Aging Effects on the Statistical and Structural Properties of the Fornix of the Brain
This event is part of the PhD Final Oral Exams.
Examining Committee: H.E. Stanley, Douglas L. Rosene (Dept. of Anatomy and Neurobiology), Shyamsunder Erramilli, Kenneth Rothschild, William Skocpol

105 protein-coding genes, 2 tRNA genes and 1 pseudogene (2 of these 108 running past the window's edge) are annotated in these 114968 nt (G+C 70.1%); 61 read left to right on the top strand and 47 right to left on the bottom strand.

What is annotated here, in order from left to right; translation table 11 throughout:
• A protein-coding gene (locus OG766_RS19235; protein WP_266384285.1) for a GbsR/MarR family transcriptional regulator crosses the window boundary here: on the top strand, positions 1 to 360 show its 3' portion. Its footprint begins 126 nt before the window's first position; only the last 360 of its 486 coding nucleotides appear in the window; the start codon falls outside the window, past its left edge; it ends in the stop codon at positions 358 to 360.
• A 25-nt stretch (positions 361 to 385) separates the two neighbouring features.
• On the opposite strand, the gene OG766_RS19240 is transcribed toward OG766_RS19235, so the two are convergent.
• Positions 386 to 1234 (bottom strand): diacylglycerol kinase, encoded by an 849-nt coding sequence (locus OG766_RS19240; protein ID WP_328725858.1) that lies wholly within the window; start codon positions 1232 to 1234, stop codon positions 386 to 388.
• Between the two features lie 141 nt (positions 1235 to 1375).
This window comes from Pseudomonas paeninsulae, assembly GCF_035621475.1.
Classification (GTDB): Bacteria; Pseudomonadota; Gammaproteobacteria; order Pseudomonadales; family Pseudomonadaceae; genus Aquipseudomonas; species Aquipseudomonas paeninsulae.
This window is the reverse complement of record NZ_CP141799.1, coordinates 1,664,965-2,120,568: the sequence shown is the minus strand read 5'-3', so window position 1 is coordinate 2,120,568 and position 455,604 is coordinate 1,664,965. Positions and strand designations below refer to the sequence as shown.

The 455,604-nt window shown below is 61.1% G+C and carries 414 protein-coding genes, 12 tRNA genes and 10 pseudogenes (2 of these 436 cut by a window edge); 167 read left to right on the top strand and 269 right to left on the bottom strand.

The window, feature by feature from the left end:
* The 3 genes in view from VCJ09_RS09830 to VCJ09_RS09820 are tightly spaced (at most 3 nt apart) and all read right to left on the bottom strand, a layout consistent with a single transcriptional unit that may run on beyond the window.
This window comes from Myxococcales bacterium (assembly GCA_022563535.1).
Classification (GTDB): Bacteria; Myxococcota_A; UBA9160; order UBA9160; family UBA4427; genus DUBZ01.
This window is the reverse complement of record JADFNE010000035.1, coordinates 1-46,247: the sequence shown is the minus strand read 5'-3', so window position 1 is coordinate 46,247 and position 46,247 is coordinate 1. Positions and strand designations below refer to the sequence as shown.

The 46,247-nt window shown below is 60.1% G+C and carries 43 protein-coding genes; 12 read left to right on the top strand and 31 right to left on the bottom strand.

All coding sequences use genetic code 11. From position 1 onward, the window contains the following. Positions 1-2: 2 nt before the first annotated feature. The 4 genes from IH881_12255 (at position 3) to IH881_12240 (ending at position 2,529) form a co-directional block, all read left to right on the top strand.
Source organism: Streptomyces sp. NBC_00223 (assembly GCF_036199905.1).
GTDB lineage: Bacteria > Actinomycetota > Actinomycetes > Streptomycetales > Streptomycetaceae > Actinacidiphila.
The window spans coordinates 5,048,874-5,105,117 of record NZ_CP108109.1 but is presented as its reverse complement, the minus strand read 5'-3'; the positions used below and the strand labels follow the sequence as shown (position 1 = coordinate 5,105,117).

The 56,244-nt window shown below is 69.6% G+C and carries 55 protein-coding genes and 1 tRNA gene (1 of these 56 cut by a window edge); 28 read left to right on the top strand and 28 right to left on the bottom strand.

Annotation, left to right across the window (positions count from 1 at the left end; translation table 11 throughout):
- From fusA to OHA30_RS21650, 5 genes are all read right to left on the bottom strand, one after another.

The fornix of the brain is a bundle of axons crucial for memory functions, as it is the largest pathway linking the hippocampus with distal brain sites. During the normal aging process, myelinated axons (or nerve fibers) in the fornix area of the rhesus monkey brain decrease in number with age. Myelin degeneration also increases with age. Understanding axons at the ultrastructural level is a critical issue for understanding the human connectome. In this presentation, we present a new method to identify and quantify differences in myelinated axons and their surrounding myelin sheath. This method uses statistical physics tools to characterize properties ranging from morphologic characteristics of individual fibers to macroscopic and structural properties of collections of fibers and their spatial relationships. This allows quantification of their differences and improves on traditional measures, such as packing density and fiber size.